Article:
By Jasmine Willis
NUNDA — For the first time ever some reenactors came to the Christmas in Nunda to set up a Valley Forge Encampment by the local library.
On Dec. 10 some local reenactors John McCallum and Casey Cotton came with Leroy-native Dan Goeltz dressed as the American Revolutionary War soldiers. No red coats at this camp. McCallum has been a reenactor for over 30 years now. He enjoys the history of Civil War, French and Indian War and Revolutionary War. His social studies teacher got him involved in reenacting.
“I got my start being a reenactor for the French and Indian War at Fort Niagara. I am a Mohawk reenactor and dress up in full authentic attire. I was always fascinated with history and my social studies teacher got me involved in reenacting,” he said. “I also volunteer at the Nunda Historical Society who had us come down for this. I am hoping we can set up again here in the summer for a little battle reenactment. We have plenty of space to do that here.”
The winter camp had a real wooden fire pit that kept everything nice and warm. There was a wooden barrel of ale, or moonshine, or water. Several lanterns with real candles lit inside. The tents had authentic wooden framed cots the soldiers would sleep in. There was blunder bust rifles. The replica of a Betsy Ross Flag (1776) hung in the camp. McCallum’s wife found that historic gem. The 13 stars in the circle represented the 13 colonies in the American Revolutionary War. McCallum added the tent he bunked in is the same kind of tent Gen. George Washington would’ve bunked in at the time.
Cotton has been a reenactor for eight years now. He grew up with McCallum. Cotton talked about how everyone trades and sells in these camps. Being a reenactor is very costly. The uniforms are hundreds of dollars and need to be maintained. The tents can be up to a thousand dollars. The weapons and other historically accurate items can cost hundreds of dollars as well. If someone is about to retire from the reenactment business, they usually will sell to others in the camp.
“We help each other and get everyone going. This really becomes a family. We are all in this together,” Cotton said.
Goeltz has been a reenactor for 15 years now. He got McCallum into the Civil War Reenactment. Goeltz favorite historic wars are World War Two and Vietnam War. He can’t do any Vietnam War Reenactments since the weapons needed for that are still being used.
“This really is a family. People start doing this when they are eight weeks old. We have people who are doing this in their 90s. We have family camps for the wives and children. The children dress in the right clothes and play all of the old-fashioned games of the time period,” he said. “We have different roles at each camp. I have never had it be the same at any other event. I have my first ever tent at this event that was purchased for me by my father. It is 30 years old and still in very good shape. The more traditional kind of cots the soldiers slept in gave them horrible back injuries sleeping on X-shaped metal framed beds.”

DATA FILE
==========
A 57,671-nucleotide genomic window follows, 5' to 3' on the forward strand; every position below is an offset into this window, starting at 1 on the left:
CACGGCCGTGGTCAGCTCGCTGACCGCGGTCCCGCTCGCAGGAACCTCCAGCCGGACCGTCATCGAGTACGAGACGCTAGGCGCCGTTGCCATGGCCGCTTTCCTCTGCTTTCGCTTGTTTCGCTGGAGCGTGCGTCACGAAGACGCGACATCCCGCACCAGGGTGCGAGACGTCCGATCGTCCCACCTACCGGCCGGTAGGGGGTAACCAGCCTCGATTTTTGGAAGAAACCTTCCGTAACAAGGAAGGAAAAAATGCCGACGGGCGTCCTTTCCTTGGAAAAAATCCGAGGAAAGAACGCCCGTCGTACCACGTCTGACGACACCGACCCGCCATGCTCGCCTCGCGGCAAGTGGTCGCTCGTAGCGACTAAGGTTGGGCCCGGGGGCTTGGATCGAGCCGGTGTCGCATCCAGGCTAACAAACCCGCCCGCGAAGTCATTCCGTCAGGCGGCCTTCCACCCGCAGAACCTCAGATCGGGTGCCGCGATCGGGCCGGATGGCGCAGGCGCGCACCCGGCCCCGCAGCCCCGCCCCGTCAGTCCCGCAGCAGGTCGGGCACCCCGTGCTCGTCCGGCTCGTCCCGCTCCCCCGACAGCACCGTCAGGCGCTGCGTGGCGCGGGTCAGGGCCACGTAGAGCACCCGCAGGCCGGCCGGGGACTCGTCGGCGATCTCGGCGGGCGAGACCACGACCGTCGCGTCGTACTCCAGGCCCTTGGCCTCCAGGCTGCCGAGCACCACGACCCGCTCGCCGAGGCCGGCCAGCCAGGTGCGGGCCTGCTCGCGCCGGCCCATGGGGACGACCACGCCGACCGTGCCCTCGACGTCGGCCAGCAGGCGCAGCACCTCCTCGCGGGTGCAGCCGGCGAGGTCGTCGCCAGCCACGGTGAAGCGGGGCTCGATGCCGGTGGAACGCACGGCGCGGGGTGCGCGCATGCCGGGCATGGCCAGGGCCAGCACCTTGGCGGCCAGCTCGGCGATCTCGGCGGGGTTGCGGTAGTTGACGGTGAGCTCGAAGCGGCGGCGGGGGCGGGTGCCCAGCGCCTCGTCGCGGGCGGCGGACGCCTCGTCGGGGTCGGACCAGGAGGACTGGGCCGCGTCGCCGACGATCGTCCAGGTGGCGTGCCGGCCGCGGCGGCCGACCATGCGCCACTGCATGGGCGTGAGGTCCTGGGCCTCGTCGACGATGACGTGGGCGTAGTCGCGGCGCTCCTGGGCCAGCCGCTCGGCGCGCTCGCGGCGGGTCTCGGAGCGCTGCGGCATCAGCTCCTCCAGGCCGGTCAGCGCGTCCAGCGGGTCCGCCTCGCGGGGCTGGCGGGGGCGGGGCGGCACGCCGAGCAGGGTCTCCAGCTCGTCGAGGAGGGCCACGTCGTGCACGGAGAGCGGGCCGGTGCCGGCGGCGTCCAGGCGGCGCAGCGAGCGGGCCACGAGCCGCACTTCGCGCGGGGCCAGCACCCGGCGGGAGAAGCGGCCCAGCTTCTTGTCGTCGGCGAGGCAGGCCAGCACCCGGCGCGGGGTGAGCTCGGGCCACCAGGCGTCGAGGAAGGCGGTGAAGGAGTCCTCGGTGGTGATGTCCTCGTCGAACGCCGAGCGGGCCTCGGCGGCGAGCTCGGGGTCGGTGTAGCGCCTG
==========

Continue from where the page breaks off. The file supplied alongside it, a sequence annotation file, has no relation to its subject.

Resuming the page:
Goeltz was a reenactor at Gettysburg, Pa. where the men are in the thick of combat. He recalled having a supernatural experience that left him still feeling haunted.
“I don’t know if you believe in reincarnation. I felt led to this spot at Picket’s Charge. I felt like it was something familiar to me. Like this was the place I had died. I couldn’t explain it, but I just fell down and had tears in my eyes. I have never been back there since,” he said.
“You feel the souls of those men when you are there, but this felt different. This felt like I was being led there by something I couldn’t explain. You hear about other reenactors having supernatural experiences there. They will be talking to soldiers right next to them that are not even there. There happens to be a lot of research into this paranormal occurrence. You will be on this historic battlefield and see orbs all over the place. You will lose yourself in the battle as you are loading up your rounds.”
Goeltz said many have had experiences like this at the famous Devil’s Den which is a rocky climb.
These men look out for one another on the battlefield as if it were a real battle. They put powder on the new reenactors face to tell the others in the camps this is a newbie. It makes the others aware this person is learning and may make some mistakes. They also know to watch out for them and help them along the way.
“I will never forget the one thing that really blew my mind. I was at the Geneseo AirShow and there were these reenactors who had captured some German soldiers. They were trying to get intel off these soldiers and speaking in German. I was completely blown away by it. I went up and told them that I am German and speak a little bit of it. I told them I was really impressed. Everything was so perfect and realistic,” he said.
The Nunda Christmas was filled with the old-fashioned wonder of the season. There were wagon rides, food vendors, decorated storefronts, homes lit with holiday cheer, and the feeling that when you are here you are home. The Seager-Werner Post 333 was open to the public and had some fascinating local veterans history inside.